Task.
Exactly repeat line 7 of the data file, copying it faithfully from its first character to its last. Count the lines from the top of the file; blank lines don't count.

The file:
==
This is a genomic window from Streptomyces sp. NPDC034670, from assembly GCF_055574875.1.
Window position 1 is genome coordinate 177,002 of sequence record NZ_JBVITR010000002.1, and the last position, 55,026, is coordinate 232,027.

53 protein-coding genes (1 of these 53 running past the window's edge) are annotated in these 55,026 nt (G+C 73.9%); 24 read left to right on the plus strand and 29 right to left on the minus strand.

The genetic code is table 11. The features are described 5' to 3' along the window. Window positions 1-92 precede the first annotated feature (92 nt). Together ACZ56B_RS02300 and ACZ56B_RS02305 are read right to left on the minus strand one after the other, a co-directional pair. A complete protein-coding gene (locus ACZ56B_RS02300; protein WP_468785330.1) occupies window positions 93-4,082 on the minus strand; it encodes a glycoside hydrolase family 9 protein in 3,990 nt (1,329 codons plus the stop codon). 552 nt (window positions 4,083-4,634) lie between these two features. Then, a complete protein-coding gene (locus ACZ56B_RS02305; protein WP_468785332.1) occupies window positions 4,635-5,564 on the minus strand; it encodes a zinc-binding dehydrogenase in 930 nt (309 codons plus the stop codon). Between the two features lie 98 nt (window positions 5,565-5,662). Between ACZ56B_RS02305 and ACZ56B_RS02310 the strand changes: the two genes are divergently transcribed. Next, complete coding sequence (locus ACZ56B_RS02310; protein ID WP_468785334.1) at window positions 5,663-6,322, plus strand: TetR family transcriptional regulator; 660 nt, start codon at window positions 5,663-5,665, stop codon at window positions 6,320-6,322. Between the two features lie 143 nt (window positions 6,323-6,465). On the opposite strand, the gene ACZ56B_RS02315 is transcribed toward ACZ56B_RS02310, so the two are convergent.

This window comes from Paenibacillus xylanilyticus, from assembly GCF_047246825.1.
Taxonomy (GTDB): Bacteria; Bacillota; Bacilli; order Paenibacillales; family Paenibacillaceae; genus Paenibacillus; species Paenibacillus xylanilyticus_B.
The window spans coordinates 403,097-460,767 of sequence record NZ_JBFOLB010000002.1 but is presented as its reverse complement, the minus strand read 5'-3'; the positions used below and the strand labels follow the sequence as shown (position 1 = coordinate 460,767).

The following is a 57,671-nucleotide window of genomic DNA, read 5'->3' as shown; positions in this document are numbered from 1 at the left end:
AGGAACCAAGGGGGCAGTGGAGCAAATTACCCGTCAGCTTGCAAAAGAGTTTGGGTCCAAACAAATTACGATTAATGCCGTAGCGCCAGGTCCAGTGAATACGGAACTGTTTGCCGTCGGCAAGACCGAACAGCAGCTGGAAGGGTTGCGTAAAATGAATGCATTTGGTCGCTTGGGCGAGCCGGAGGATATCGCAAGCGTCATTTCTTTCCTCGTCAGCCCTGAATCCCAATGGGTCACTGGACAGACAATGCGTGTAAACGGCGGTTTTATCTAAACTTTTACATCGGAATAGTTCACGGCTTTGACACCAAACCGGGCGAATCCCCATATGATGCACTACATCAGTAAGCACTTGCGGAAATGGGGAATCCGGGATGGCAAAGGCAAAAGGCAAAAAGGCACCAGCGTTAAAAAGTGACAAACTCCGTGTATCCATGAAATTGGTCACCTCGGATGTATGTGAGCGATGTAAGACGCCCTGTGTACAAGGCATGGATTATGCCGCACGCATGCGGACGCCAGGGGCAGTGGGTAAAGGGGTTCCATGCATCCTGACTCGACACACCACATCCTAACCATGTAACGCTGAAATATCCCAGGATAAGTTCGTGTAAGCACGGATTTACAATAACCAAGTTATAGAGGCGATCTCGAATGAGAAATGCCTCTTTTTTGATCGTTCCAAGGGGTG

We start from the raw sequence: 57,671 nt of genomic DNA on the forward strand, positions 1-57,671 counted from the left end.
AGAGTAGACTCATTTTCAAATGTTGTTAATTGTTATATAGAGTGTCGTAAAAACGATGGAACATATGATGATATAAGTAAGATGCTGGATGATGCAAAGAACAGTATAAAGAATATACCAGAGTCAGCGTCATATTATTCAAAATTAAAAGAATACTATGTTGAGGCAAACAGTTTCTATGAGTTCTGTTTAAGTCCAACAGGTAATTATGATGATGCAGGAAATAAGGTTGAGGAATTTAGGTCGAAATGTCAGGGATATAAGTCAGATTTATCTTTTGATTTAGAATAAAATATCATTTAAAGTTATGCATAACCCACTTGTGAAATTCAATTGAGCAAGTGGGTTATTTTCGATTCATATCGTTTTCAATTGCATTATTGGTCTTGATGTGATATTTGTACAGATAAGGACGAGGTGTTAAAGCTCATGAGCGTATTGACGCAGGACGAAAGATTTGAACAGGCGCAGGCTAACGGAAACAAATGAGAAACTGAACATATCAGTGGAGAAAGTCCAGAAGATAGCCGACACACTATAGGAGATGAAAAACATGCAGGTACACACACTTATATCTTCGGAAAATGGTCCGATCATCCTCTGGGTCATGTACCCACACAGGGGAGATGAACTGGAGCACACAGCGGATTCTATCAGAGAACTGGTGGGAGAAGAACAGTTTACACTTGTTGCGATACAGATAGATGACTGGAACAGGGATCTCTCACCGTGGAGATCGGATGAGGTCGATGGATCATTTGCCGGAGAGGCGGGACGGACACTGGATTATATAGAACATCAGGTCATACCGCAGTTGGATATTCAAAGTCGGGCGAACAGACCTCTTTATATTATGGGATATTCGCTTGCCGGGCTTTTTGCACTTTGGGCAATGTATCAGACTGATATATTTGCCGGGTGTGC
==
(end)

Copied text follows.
The window spans coordinates 403,097-460,767 of sequence record NZ_JBFOLB010000002.1 but is presented as its reverse complement, the minus strand read 5'-3'; the positions used below and the strand labels follow the sequence as shown (position 1 = coordinate 460,767).